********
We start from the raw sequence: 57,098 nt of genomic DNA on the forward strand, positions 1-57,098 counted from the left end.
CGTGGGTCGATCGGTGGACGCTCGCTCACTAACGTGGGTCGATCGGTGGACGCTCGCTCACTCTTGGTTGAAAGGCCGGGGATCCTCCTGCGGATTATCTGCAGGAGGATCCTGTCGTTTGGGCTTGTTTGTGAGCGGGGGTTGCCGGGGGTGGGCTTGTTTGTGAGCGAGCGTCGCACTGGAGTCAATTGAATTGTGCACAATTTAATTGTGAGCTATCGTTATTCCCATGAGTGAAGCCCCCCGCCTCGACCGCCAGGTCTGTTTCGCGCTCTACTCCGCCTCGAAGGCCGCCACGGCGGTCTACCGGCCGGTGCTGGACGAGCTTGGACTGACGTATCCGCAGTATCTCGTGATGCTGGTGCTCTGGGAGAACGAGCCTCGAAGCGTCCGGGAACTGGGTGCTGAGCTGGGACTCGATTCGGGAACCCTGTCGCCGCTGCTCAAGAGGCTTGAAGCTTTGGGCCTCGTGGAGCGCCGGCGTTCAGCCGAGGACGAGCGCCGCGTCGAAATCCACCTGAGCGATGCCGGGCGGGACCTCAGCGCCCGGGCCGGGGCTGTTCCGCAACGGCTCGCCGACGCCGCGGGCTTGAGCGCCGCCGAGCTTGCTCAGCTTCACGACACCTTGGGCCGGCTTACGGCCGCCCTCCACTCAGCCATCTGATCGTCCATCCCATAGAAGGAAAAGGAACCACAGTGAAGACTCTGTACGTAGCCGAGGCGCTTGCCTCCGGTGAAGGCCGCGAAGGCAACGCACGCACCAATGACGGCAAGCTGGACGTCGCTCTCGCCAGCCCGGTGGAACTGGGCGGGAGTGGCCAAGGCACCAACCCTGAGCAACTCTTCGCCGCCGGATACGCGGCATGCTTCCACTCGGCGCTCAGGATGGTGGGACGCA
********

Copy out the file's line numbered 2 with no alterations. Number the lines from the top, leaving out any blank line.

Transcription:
CGTGGGTCGATCGGTGGACGCTCGCTCACTAACGTGGGTCGATCGGTGGACGCTCGCTCACTCTTGGTTGAAAGGCCGGGGATCCTCCTGCGGATTATCTGCAGGAGGATCCTGTCGTTTGGGCTTGTTTGTGAGCGGGGGTTGCCGGGGGTGGGCTTGTTTGTGAGCGAGCGTCGCACTGGAGTCAATTGAATTGTGCACAATTTAATTGTGAGCTATCGTTATTCCCATGAGTGAAGCCCCCCGCCTCGACCGCCAGGTCTGTTTCGCGCTCTACTCCGCCTCGAAGGCCGCCACGGCGGTCTACCGGCCGGTGCTGGACGAGCTTGGACTGACGTATCCGCAGTATCTCGTGATGCTGGTGCTCTGGGAGAACGAGCCTCGAAGCGTCCGGGAACTGGGTGCTGAGCTGGGACTCGATTCGGGAACCCTGTCGCCGCTGCTCAAGAGGCTTGAAGCTTTGGGCCTCGTGGAGCGCCGGCGTTCAGCCGAGGACGAGCGCCGCGTCGAAATCCACCTGAGCGATGCCGGGCGGGACCTCAGCGCCCGGGCCGGGGCTGTTCCGCAACGGCTCGCCGACGCCGCGGGCTTGAGCGCCGCCGAGCTTGCTCAGCTTCACGACACCTTGGGCCGGCTTACGGCCGCCCTCCACTCAGCCATCTGATCGTCCATCCCATAGAAGGAAAAGGAACCACAGTGAAGACTCTGTACGTAGCCGAGGCGCTTGCCTCCGGTGAAGGCCGCGAAGGCAACGCACGCACCAATGACGGCAAGCTGGACGTCGCTCTCGCCAGCCCGGTGGAACTGGGCGGGAGTGGCCAAGGCACCAACCCTGAGCAACTCTTCGCCGCCGGATACGCGGCATGCTTCCACTCGGCGCTCAGGATGGTGGGACGCA